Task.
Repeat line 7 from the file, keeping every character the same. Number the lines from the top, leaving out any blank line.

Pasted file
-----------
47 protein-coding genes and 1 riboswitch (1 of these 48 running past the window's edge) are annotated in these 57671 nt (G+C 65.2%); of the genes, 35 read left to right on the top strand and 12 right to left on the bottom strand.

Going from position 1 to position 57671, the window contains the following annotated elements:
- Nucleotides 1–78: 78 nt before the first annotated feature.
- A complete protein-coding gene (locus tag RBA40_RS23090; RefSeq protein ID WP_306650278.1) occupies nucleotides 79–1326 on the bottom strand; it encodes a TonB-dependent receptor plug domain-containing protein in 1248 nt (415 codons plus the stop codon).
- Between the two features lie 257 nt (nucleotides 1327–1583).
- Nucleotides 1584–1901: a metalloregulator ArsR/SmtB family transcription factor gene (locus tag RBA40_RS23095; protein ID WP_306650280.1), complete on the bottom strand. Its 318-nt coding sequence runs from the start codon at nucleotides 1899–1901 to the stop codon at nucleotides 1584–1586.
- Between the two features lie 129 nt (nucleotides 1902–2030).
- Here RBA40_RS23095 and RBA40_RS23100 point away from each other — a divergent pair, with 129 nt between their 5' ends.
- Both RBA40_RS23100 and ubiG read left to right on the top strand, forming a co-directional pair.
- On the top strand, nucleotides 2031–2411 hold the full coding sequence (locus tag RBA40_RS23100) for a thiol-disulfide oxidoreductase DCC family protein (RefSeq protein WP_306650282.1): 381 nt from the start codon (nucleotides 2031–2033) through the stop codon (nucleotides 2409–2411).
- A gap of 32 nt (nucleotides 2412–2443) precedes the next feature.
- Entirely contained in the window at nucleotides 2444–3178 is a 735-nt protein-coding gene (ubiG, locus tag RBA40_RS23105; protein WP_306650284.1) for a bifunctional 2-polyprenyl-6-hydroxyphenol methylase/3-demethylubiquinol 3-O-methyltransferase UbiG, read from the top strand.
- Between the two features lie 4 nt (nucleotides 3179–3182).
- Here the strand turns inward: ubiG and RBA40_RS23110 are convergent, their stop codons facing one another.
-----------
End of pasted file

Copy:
- Between the two features lie 129 nt (nucleotides 1902–2030).